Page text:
The impact of arts and culture can truly be felt during the holiday season, but it can also lead to isolation for those are visiting for a far-away land. International House Ann Arbor (IHAA) was formed to make such visitors feel more at home in the U.S., and it gives them a chance to spread their own holiday celebrations. The house's executive director, Lauren Zinn, and one of its current residents, Raju Ahmmed, talk about IHAA's accomplishments for this week's "creative:impact" with WEMU's David Fair and Arts Alliance president/CEO Deb Polich.
Creative industries in Washtenaw County add hundreds of millions of dollars to the local economy. In the weeks and months to come, 89.1 WEMU's David Fair and co-host Deb Polich, the President and CEO of The Arts Alliance, explore the myriad of contributors that make up the creative sector in Washtenaw County.
International House Ann Arbor (IHAA)
International House Ann Arbor (IHAA) has served international students since 1888, reflecting a century-long mission to promote intercultural understanding and peace. Today, IHAA welcomes international and US students and scholars.
When students from China first arrived at the University of Michigan, the First Presbyterian Church of Ann Arbor provided a welcome environment. Students from diverse nations, cultures, and religions were soon living and learning under one roof. The organization went through four name changes between 1953 and 2018 (see names below) as it grew in various ways to make international students and scholars feel at home. Today, IHAA is a professional, nonprofit, educational organization providing below-market housing with a “home away from home” feel for international and US students and scholars as well as interns. In addition to serving residents and alumni, IHAA’s Global Engagement for Understanding program is open to the University of Michigan community, students and faculty of nearby educational institutions, and members of the local Ann Arbor community and surrounding area.
The first international students visited Michigan in the mid-1890s from China during a time of widespread anti-immigrant sentiment; the Chinese Exclusion Act had been passed by Congress a couple years earlier and the Supreme Court Case, Plessy vs. Ferguson, made segregation the law of the land. Even so, ecumenical cooperation slowly increased on campus throughout the early 1900s. By the 1930’s, the University of Michigan had become one of the four national universities with the largest number of international students, culminating with the establishment of the International Center in 1938.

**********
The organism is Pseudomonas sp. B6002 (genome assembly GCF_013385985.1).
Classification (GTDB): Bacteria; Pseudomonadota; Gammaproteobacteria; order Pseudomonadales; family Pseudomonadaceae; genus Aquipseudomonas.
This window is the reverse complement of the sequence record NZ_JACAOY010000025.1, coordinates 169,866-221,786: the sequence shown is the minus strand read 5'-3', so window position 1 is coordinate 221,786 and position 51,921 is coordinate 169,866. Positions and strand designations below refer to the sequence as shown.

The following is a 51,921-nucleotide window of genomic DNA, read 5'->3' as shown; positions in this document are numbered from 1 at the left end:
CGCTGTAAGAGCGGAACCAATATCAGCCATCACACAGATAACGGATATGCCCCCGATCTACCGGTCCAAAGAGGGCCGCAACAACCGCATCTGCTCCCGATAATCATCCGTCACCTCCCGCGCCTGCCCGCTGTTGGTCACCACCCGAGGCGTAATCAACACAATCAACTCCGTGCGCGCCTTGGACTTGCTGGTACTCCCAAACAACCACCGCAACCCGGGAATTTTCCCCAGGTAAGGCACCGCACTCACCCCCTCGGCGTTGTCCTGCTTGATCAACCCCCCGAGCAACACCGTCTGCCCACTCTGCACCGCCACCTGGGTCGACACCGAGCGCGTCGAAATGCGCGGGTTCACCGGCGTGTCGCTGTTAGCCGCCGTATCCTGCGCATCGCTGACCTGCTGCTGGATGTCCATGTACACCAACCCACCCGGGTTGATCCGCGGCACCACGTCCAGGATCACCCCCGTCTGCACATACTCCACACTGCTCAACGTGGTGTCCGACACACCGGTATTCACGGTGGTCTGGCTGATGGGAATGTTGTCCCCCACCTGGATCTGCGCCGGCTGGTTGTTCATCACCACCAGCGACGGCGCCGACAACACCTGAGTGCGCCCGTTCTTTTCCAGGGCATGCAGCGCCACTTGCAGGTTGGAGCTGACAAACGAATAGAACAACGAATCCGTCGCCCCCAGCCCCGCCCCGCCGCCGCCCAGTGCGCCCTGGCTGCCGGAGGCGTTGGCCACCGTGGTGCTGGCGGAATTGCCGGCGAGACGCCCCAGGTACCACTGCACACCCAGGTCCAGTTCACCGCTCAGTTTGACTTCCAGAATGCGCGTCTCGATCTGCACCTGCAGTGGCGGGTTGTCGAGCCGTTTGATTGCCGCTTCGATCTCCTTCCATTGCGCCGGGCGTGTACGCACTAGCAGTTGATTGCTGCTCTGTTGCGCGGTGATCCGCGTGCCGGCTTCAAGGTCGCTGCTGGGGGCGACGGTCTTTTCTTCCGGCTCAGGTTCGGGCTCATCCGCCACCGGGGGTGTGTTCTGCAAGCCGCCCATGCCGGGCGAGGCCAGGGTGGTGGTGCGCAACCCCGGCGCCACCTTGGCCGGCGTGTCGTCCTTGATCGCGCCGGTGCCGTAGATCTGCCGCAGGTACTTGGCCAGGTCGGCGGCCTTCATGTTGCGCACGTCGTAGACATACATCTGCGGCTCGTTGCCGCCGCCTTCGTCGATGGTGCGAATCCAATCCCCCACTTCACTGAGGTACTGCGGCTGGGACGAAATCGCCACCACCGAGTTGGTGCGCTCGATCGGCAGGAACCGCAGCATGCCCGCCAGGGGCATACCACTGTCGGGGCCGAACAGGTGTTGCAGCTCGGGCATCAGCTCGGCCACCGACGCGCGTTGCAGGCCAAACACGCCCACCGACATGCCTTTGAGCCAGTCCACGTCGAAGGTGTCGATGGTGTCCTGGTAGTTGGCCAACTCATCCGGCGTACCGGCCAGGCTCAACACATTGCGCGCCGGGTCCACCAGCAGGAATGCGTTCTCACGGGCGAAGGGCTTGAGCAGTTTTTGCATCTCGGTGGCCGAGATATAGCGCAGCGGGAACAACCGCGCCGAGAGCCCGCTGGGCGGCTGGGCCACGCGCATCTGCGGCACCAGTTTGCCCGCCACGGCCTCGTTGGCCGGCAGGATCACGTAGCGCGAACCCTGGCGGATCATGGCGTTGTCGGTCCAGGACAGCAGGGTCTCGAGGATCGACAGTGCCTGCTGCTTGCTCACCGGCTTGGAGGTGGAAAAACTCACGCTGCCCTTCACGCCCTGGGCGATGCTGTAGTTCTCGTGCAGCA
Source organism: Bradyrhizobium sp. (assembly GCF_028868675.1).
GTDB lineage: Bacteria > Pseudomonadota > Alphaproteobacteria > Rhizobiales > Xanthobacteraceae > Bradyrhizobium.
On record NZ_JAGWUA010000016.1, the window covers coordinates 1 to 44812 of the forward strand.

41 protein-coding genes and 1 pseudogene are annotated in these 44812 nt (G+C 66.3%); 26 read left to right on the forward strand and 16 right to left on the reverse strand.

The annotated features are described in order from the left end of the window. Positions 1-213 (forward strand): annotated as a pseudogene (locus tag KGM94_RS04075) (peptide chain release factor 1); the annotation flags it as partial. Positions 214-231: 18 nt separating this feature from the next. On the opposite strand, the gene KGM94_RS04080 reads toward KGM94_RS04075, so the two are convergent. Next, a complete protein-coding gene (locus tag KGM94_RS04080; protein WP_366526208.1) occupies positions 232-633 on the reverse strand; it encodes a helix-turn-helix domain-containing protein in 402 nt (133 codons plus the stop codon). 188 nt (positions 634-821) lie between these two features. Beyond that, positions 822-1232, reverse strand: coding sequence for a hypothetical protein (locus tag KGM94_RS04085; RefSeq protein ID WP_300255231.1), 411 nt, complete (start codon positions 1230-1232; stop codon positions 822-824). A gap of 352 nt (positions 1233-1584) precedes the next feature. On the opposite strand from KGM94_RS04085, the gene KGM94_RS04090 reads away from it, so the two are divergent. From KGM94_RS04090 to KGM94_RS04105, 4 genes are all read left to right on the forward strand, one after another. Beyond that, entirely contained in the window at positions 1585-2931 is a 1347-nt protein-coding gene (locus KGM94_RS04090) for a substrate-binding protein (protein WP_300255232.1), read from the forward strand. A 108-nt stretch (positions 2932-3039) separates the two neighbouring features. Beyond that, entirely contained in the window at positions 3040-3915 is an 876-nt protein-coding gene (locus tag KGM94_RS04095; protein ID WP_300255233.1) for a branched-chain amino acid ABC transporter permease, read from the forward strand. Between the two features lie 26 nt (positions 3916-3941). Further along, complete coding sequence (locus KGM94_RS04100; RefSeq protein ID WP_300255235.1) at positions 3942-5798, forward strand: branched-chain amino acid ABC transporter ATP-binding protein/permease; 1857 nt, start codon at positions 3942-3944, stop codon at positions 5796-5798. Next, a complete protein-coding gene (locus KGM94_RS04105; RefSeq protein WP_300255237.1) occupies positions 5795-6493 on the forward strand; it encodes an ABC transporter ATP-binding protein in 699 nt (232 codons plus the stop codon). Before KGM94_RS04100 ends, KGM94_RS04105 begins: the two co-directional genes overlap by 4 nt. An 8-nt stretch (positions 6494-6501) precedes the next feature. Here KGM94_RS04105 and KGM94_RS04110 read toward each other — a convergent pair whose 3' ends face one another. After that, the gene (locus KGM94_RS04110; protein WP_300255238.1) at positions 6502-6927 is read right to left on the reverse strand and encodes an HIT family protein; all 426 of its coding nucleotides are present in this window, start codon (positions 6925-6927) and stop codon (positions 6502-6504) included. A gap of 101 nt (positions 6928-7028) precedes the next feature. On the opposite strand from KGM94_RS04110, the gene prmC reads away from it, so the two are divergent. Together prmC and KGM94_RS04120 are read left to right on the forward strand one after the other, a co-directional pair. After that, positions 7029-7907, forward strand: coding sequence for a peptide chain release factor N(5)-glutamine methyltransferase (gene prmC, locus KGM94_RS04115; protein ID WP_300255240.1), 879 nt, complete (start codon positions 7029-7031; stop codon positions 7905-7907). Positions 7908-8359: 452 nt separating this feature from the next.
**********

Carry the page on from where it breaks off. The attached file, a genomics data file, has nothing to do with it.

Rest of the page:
The period after WWII witnessed another influx of international students, which catalyzed the establishment the Protestant Foundation for International Students (PFIS) in 1953, which expanded opportunities for international students through the Hospitality Program where students were matched with local families. And in the spirit of promoting intercultural respect and creating a “home away from home” for international students, special attention was given to students from China, Korea, Japan, the Middle East, Africa, and other places that were experiencing profound political changes.
As international presence on campus increased, so did the need to develop the residential program. PFIS became the Ecumenical Campus Center (ECC) in 1961, through which the resident community expanded programs promoting counseling, study, and social activity. On April 30, 1982, fifty Washtenaw Country families hosted visiting scholars from the People’s Republic of China. As pointed out by The Ann Arbor News, families hosted these international students in order to “reach out to others from halfway around the world and make them neighbors.”